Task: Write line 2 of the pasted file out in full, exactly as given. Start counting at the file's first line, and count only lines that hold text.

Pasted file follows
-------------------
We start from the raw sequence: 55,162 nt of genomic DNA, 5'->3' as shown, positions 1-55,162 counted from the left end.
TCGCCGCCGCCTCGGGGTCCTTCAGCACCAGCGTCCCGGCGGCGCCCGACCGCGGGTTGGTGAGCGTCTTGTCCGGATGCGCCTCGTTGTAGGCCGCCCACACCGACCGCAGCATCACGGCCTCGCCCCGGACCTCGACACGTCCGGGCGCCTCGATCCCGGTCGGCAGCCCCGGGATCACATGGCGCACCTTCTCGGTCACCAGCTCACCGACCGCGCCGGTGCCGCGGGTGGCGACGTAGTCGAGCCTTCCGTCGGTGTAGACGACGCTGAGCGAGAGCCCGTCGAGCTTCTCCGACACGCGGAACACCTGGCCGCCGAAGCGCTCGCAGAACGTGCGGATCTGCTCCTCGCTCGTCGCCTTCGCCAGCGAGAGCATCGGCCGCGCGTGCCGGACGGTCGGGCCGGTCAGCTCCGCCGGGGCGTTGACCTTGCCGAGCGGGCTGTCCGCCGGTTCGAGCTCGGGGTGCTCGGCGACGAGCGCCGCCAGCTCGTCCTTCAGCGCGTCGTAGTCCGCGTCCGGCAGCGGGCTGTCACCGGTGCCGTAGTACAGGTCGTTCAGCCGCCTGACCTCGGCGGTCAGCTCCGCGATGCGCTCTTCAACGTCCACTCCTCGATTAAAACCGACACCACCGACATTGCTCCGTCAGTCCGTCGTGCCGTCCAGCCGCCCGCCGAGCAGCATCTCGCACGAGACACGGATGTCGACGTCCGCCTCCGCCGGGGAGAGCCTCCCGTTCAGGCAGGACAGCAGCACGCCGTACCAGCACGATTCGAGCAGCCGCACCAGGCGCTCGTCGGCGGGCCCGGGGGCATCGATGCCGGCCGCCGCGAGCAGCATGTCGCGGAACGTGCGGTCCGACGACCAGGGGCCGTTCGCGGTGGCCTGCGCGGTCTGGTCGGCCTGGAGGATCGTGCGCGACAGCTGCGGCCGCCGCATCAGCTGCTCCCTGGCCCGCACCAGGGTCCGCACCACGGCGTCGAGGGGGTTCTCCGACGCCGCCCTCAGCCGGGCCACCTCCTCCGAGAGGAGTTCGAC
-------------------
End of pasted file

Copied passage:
TCGCCGCCGCCTCGGGGTCCTTCAGCACCAGCGTCCCGGCGGCGCCCGACCGCGGGTTGGTGAGCGTCTTGTCCGGATGCGCCTCGTTGTAGGCCGCCCACACCGACCGCAGCATCACGGCCTCGCCCCGGACCTCGACACGTCCGGGCGCCTCGATCCCGGTCGGCAGCCCCGGGATCACATGGCGCACCTTCTCGGTCACCAGCTCACCGACCGCGCCGGTGCCGCGGGTGGCGACGTAGTCGAGCCTTCCGTCGGTGTAGACGACGCTGAGCGAGAGCCCGTCGAGCTTCTCCGACACGCGGAACACCTGGCCGCCGAAGCGCTCGCAGAACGTGCGGATCTGCTCCTCGCTCGTCGCCTTCGCCAGCGAGAGCATCGGCCGCGCGTGCCGGACGGTCGGGCCGGTCAGCTCCGCCGGGGCGTTGACCTTGCCGAGCGGGCTGTCCGCCGGTTCGAGCTCGGGGTGCTCGGCGACGAGCGCCGCCAGCTCGTCCTTCAGCGCGTCGTAGTCCGCGTCCGGCAGCGGGCTGTCACCGGTGCCGTAGTACAGGTCGTTCAGCCGCCTGACCTCGGCGGTCAGCTCCGCGATGCGCTCTTCAACGTCCACTCCTCGATTAAAACCGACACCACCGACATTGCTCCGTCAGTCCGTCGTGCCGTCCAGCCGCCCGCCGAGCAGCATCTCGCACGAGACACGGATGTCGACGTCCGCCTCCGCCGGGGAGAGCCTCCCGTTCAGGCAGGACAGCAGCACGCCGTACCAGCACGATTCGAGCAGCCGCACCAGGCGCTCGTCGGCGGGCCCGGGGGCATCGATGCCGGCCGCCGCGAGCAGCATGTCGCGGAACGTGCGGTCCGACGACCAGGGGCCGTTCGCGGTGGCCTGCGCGGTCTGGTCGGCCTGGAGGATCGTGCGCGACAGCTGCGGCCGCCGCATCAGCTGCTCCCTGGCCCGCACCAGGGTCCGCACCACGGCGTCGAGGGGGTTCTCCGACGCCGCCCTCAGCCGGGCCACCTCCTCCGAGAGGAGTTCGAC